Russian attempts to “hack” the US election have caused widespread concern. What exactly did they do, and what are the implications?
Has the US been hacked before?
Many times. In 2014, Russian hackers
targeted the State Department and the
White House – even hacking into
President Obama’s unclassified emails.
But the first big attack – traced back to
somewhere in the former Soviet Union
– was detected in 1998, when it emerged
that computer systems at the Pentagon,
Nasa and various private labs and
universities had been compromised for
more than two years. Vast numbers of
files had been acquired – including details
of troop configurations and military
hardware designs. Chinese hackers also
made audacious attacks, stealing the
designs for the F-35 fighter jet, along
with billions of dollars’ worth of
corporate secrets and the blueprints for
US gas pipelines. Another breach, in
which as many as four million US government personnel records
were stolen, has also been traced to China.
So why such a fuss about last year’s attacks?
All major powers are involved in digital espionage, but publishing
sensitive information in order to disrupt a major foreign election
is a new development. This time hackers broke into the computers
of the Democratic National Committee (DNC) and the email
accounts of Hillary Clinton’s top aides. The documents were
embarrassing if not especially revelatory: they uncovered details of
backbiting among staffers, and of Clinton’s close links to Wall
Street; they showed that the Democratic Party top brass favoured
Clinton over her opponent Bernie Sanders. These titbits were
leaked to the media in the last months of the election campaign,
say US intelligence agencies, specifically to “denigrate” Clinton.
How did the hackers get in?
Initially by “spear phishing”. Clinton and DNC staff received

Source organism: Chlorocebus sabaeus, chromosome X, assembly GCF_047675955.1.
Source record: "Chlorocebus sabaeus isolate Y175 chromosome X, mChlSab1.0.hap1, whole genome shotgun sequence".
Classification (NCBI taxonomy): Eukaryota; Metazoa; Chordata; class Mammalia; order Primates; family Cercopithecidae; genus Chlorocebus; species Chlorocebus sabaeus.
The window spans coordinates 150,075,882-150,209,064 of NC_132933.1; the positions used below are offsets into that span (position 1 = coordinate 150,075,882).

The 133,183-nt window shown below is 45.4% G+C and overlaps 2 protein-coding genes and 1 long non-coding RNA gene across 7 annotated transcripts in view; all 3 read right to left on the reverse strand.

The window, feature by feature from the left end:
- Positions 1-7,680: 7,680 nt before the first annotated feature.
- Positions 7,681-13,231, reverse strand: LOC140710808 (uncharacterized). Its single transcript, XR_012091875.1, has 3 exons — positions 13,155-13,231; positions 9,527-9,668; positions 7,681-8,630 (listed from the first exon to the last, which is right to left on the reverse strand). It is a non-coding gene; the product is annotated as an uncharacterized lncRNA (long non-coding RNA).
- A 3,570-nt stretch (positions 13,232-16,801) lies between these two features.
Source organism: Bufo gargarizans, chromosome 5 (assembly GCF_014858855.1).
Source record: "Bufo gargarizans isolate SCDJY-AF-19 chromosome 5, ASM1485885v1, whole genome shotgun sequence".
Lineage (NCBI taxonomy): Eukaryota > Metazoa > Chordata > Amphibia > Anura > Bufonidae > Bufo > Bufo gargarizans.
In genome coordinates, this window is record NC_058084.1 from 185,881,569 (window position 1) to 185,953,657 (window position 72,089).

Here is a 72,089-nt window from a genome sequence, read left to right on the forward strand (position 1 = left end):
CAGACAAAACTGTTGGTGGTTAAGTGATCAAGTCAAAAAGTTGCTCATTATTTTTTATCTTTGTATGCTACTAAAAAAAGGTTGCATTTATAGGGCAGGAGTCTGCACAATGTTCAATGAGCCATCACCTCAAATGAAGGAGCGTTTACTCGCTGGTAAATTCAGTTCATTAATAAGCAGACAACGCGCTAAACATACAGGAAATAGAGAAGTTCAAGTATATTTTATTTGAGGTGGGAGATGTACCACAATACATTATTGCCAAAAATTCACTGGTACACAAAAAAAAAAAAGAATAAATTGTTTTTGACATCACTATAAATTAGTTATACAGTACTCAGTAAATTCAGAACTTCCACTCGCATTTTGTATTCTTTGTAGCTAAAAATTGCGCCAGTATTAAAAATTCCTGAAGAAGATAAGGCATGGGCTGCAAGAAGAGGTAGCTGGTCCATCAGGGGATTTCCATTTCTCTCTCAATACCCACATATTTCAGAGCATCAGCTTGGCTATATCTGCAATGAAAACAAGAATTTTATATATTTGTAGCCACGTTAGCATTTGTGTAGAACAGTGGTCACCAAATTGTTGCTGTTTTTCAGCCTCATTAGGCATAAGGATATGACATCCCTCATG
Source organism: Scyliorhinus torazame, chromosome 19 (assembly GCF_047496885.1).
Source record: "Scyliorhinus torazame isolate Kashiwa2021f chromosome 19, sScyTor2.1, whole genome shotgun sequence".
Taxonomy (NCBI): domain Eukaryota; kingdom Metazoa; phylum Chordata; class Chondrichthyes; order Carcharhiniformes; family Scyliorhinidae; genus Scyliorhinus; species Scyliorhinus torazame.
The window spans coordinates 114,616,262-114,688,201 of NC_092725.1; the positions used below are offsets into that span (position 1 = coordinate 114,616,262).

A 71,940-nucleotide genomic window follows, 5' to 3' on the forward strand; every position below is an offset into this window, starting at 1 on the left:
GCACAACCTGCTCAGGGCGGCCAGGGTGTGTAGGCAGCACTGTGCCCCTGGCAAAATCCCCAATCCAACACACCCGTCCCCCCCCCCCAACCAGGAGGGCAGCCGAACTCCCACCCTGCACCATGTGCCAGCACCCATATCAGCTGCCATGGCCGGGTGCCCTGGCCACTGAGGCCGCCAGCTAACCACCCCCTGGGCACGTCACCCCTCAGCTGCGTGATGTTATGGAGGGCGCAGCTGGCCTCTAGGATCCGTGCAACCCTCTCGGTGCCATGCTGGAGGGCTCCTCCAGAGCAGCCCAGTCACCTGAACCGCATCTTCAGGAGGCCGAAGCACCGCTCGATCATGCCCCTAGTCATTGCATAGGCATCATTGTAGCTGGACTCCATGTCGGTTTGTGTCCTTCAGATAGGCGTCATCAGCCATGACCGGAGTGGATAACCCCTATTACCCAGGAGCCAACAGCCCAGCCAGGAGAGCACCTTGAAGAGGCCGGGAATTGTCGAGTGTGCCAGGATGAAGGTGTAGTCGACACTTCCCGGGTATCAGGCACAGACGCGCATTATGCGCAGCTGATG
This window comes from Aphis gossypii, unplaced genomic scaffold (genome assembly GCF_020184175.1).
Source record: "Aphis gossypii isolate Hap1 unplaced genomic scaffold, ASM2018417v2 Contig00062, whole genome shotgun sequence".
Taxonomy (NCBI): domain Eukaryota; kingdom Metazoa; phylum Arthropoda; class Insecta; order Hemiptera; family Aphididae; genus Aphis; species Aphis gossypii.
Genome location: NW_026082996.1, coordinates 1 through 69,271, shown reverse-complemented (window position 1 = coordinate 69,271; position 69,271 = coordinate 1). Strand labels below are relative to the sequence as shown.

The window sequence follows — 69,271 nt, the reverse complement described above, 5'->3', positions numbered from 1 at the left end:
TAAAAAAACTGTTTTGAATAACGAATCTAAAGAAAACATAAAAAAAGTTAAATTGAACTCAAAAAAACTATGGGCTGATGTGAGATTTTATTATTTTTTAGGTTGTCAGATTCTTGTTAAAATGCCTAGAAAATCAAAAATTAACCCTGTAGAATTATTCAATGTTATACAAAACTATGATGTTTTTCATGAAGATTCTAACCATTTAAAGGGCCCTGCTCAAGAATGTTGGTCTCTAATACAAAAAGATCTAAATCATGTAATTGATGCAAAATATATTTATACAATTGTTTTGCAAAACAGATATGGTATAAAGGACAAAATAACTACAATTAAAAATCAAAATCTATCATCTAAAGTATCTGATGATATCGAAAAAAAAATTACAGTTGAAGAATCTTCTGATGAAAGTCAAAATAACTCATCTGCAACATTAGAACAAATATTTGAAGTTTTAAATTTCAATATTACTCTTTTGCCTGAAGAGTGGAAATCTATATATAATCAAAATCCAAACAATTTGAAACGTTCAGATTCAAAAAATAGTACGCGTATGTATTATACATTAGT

emails that appeared to come from their email providers, stating
that someone had tried to break into their account, asking them
to change their password, and directing them to a fake website
that resembled their email provider’s. Once they entered their
passwords, the hackers gained access to their accounts. John
Podesta, Clinton’s campaign chief, had been sent a warning by an
aide about the phishing email, but the
aide had in error described it as
“legitimate” rather than, as intended,
“illegitimate”. So the Russians got
hold of some 60,000 emails in
Podesta’s private Gmail account. The
hackers also exploited vulnerabilities
in the software to get inside the
DNC’s computer networks, planting
bugs that spread through the system,
harvesting data and sending it home.
Was it definitely the Russians?
Having analysed the intruders’ digital
tradecraft, all US intelligence agencies
and top cybersecurity firms believe it
was. CrowdStrike, which investigated
the DNC’s network, detected “two
separate Russian intelligence-affiliated
adversaries” – neither of them, it
seemed, aware of the other’s
involvement – which it dubbed Fancy
Bear and Cozy Bear (Fancy and Cozy
being references to types of code).
Fancy Bear is also known as APT 28 (an
Advanced Persistent Threat, being a
sophisticated, state-sponsored hacking
group). Probably directed by the GRU
(Russian military intelligence), it has also
attacked Nato, Ukraine’s government,
the World Anti-Doping Agency and the
Dutch Safety Board investigating the
downing of flight MH17 over Ukraine.
Cozy Bear, aka APT 29, has been linked
to the FSB, a successor to Russia’s KGB.
What else have they done?
In 2007, Russian hackers launched a
crippling cyberattack on Estonia, after it
removed a Soviet war memorial in the